It was a simple, one-line, birth announcement telling readers of the arrival in Portsmouth of Charles Dickens 200 years ago.
And it came from the Hampshire Telegraph, the forerunner of The Evening News and it appeared on our front page today. It is from that paper’s archives that this report also comes.
It appeared in the edition of May 26, 1866, with the now 54-year-old Dickens at the height of his popularity, making not one but two personal appearances in the city of his birth.
The excitement must have been akin to Brad Pitt turning up in the city today.
Dickens was on a nationwide reading tour of the country and read passages from his works for more than two hours on consecutive nights – a Thursday and Friday – at St George’s Hall, Portsea.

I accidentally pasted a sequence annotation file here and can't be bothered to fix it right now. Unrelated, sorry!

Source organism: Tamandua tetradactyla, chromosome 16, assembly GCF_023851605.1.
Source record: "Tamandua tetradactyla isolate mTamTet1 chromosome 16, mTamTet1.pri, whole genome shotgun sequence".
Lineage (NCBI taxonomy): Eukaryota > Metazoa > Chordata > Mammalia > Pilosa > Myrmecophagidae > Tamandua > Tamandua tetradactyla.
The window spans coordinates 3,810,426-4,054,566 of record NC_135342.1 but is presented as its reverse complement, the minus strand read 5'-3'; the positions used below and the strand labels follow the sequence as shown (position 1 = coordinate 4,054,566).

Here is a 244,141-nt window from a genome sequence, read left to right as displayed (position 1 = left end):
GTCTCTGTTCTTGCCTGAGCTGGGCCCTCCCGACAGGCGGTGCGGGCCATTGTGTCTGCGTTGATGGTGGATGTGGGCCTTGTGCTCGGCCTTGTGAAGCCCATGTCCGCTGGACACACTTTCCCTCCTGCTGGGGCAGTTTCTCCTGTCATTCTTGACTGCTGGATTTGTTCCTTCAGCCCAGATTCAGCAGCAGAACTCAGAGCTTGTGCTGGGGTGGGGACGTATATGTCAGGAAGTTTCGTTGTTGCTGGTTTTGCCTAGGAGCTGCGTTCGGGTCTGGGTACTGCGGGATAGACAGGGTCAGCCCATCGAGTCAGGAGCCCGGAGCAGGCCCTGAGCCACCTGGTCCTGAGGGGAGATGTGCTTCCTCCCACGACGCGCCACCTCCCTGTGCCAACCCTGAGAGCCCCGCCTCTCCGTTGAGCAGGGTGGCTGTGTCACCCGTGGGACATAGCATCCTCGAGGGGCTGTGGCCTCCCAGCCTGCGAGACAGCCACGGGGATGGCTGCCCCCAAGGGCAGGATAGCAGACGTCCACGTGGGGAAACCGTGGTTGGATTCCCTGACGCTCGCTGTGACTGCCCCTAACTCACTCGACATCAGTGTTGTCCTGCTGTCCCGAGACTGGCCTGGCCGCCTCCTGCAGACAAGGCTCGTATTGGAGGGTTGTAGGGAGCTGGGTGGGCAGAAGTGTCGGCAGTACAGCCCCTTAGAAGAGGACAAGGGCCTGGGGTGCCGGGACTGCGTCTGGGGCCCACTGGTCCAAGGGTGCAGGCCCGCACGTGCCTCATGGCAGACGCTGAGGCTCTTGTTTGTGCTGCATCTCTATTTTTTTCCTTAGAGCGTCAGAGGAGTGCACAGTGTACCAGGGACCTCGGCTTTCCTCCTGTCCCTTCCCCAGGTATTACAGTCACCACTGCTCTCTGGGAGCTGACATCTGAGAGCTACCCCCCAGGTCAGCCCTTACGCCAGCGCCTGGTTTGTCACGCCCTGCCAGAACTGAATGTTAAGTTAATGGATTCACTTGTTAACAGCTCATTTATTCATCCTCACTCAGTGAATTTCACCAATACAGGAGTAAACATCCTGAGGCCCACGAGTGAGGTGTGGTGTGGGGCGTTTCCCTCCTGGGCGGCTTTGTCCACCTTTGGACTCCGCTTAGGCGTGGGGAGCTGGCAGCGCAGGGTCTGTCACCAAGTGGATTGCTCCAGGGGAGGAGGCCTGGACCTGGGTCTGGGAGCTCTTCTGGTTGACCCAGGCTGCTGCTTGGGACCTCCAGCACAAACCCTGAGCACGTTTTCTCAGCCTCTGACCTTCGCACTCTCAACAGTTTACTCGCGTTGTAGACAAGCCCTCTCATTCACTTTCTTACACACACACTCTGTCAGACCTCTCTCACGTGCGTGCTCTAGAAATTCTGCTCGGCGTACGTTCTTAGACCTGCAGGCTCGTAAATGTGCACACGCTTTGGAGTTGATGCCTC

Not surprisingly, the newspaper records ‘large audiences’ for both events – the latter of which included the novelist reading from David Copperfield and the trial scene from The Pickwick Papers.
As the report in that Saturday edition says: ‘But, although the mere perusal of his works is a joy in itself, it is an infinitely greater pleasure to hear him read them.
‘We are then enabled to obtain the most perfect conception of each character as the author intended it to be understood...’
Naturally, Dickens appears to have captivated his audience and left everyone wanting more.